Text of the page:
But again, experts suggest the selloff is unjustified: File Image/Pixabay
The familiar spectacle of analytical forecasts of crude inventory volumes proving to be wildly off the mark served on Wednesday to continue the commodity's price plunge, with the Energy Information Agency reporting that U.S. crude inventories rose 6.8 million barrels last week compared with expectations for an 849,000 barrel drawdown.
This is the highest level crude has reached in storage since July 2017 and about 6 percent above the five year average for this time of year - and the disclosure caused traders already fearful of weakening demand and worsening global economics to send Brent plummeting $1.31 to $60.66 per barrel.
West Texas Intermediate on Wednesday hit a low of $50.60 per barrel, its weakest showing since January 14, before settling at $51.68 - a 3.4 percent drop.
John Kilduff, founding partner, Again Capital
Really $50 is legitimate support zone [for WTI]
John Kilduff, founding partner of Again Capital, told media that "Really $50 is legitimate support zone [for WTI] because we had a hard time getting up and through that on the rally through December.
"So that's going to be the next level to watch."
The inventory builds were said to be caused by U.S. crude imports rising last week by 1.1 million barrels per day (bpd), while crude production added another 100,000 bpd to a new peak at 12.4 million bpd.
Experts think the most immediate possibility of relief for depressed crude prices is the Organization of the Petroleum Exporting Countries (OPEC), which will convene later this month or early in July to decide if their output cuts should be extended to the end of 2019.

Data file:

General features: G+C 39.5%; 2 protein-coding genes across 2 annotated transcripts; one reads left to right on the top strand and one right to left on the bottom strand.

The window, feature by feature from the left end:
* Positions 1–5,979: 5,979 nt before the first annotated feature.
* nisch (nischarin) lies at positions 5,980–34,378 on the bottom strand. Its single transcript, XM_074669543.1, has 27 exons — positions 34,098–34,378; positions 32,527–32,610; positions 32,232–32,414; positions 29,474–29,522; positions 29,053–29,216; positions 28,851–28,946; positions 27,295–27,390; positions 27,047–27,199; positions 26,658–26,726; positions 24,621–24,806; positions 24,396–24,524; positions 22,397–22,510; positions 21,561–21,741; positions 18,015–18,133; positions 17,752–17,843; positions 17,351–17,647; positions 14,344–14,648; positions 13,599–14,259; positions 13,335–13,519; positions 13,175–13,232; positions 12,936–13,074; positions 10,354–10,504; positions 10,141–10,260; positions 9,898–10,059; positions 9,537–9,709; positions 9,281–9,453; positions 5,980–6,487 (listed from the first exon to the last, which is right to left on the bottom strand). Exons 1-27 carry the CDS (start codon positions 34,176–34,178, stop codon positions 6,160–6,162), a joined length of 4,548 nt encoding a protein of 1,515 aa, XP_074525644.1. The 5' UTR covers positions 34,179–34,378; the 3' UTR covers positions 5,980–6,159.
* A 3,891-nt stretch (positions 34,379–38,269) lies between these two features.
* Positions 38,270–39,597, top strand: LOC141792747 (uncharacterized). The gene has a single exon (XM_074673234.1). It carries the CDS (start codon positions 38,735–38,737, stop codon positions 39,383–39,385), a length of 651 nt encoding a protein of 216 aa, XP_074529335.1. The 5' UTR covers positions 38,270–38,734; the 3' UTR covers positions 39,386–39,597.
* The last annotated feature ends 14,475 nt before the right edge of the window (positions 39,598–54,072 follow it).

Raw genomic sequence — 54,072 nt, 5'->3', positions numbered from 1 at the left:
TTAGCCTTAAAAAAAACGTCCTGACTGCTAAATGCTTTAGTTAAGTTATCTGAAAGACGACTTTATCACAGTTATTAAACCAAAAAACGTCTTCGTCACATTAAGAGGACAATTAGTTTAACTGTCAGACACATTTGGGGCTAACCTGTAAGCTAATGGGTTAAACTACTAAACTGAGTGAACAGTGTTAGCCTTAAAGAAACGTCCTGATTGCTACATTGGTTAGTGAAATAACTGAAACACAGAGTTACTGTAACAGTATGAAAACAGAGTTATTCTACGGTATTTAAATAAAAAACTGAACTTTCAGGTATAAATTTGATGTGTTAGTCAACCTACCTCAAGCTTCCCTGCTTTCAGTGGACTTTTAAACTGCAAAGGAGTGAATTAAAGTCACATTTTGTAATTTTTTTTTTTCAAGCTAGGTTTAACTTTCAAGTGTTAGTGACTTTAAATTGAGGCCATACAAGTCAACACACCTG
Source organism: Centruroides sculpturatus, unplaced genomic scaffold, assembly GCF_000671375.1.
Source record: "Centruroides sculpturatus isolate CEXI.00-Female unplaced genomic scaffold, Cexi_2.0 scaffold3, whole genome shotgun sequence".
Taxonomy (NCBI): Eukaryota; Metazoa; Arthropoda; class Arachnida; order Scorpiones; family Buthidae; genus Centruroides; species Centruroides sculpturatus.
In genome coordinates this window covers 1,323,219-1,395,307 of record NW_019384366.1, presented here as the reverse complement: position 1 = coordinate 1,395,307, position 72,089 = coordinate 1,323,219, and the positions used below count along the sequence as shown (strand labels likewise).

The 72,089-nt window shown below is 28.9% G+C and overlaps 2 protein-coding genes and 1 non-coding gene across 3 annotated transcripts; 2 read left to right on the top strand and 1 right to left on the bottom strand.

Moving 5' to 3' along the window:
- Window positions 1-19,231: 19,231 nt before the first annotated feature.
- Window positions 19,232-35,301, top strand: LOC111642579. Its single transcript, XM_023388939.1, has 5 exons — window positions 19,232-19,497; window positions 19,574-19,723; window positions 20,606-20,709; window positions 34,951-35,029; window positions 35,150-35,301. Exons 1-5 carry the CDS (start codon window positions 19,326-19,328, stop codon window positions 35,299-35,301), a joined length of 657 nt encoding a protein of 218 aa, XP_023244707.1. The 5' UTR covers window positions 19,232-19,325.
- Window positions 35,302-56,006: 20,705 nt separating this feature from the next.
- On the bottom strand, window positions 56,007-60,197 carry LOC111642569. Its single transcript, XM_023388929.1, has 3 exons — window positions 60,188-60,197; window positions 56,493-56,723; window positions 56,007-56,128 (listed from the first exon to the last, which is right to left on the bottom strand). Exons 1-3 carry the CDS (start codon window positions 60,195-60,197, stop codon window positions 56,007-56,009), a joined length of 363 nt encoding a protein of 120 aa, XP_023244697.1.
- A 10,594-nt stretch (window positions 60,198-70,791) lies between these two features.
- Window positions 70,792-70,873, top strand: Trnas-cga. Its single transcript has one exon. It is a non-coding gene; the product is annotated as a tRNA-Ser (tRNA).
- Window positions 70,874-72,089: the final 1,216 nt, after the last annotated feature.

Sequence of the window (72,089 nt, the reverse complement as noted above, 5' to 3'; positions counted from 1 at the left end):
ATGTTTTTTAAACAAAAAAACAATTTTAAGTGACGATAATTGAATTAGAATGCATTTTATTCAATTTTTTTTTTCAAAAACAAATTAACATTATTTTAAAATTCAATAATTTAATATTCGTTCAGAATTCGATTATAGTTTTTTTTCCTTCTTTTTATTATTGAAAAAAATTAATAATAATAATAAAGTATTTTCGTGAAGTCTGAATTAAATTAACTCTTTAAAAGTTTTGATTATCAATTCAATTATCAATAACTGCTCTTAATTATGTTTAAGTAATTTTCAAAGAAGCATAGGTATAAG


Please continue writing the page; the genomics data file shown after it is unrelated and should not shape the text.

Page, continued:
However, it's anyone's guess whether OPEC allies will be amenable to extending the cuts given their impact on their own economies: Russia has repeatedly signaled that it wants to pump all out, and the latest signal it is heading in that direction came from three different sources, who told Reuters that output at Kazakhstan's Kashagan field reached an all-time high of 400,000 bpd on Tuesday.
Still, despite the hand wringing and warnings from the analytical community, the jury is still out as to whether demand will decline in the near future - indeed, Denton Cinquegrana, chief oil analyst at OPIS, reminded CNBC television that demand will pick up this summer due to the annual increase in holiday motorists.
It's also worth noting the EIA data that never fails to confound analytical expectations usually comes at a time when experts are fretting over the prospect of a crude inventory tightening, most recently in the form of radically slashed exports from Iran and Venezuela - both countries of which were conspicuously absent in Wednesday's debate of the state of the market.